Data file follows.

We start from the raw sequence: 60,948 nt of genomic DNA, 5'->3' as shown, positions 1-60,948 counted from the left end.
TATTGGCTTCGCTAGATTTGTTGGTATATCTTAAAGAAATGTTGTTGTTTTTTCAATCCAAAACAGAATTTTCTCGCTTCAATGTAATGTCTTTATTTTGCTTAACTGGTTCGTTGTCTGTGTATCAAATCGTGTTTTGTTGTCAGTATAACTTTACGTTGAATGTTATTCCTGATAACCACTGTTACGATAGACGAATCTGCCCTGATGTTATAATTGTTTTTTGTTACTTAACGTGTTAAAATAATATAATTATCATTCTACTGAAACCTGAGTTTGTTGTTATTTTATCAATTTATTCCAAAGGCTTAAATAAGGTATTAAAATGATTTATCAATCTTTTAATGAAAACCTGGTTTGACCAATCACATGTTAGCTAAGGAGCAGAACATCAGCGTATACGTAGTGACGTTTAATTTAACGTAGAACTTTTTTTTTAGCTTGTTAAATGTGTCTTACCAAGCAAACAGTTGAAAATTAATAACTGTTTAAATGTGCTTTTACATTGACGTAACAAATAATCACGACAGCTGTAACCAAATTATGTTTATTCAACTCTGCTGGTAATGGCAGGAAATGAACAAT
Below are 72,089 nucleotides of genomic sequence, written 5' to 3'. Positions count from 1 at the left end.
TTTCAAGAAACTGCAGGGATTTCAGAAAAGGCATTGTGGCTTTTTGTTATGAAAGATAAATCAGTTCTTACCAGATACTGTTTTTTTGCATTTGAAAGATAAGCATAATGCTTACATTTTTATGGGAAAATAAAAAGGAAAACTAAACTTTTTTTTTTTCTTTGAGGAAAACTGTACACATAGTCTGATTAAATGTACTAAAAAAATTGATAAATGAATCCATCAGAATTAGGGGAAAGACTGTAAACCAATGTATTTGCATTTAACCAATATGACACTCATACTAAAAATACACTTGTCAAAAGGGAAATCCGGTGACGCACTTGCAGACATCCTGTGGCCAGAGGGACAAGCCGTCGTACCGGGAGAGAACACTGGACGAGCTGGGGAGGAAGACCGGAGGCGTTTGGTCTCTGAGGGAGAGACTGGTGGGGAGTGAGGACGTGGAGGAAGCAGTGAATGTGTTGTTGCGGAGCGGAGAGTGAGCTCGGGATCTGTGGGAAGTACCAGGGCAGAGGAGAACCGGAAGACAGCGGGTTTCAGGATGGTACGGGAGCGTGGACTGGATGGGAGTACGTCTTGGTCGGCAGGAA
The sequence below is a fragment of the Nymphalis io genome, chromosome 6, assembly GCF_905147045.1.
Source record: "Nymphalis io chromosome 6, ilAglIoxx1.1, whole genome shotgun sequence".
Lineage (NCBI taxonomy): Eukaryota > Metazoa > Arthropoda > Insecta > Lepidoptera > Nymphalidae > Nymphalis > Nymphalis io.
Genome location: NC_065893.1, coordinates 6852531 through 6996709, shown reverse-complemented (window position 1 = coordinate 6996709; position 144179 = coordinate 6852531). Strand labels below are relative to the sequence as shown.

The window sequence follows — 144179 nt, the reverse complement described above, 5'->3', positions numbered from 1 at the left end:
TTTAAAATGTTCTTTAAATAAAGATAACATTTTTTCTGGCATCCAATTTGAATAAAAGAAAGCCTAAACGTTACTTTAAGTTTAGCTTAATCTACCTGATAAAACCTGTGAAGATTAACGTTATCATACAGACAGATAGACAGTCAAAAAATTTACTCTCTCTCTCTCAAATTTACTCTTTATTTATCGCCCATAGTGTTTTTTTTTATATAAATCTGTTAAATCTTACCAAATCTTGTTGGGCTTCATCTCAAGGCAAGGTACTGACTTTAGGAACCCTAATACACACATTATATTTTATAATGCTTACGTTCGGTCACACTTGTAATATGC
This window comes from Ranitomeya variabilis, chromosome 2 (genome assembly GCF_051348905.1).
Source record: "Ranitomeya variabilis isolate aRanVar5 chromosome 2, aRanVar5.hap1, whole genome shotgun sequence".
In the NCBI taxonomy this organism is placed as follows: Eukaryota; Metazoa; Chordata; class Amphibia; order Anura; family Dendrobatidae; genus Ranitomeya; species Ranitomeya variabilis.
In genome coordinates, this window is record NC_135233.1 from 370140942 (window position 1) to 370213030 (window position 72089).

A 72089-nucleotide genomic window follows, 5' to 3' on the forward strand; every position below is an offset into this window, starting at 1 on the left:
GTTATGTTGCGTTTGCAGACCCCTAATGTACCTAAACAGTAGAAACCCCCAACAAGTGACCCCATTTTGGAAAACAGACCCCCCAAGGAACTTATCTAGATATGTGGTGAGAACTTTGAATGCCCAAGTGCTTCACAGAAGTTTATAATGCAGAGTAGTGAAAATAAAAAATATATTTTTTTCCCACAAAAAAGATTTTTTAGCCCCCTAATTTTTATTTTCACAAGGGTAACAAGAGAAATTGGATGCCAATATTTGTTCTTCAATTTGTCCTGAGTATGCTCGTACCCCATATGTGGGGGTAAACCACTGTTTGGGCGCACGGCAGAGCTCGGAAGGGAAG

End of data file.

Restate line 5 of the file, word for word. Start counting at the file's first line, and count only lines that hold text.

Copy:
The sequence below is a fragment of the Nymphalis io genome, chromosome 6, assembly GCF_905147045.1.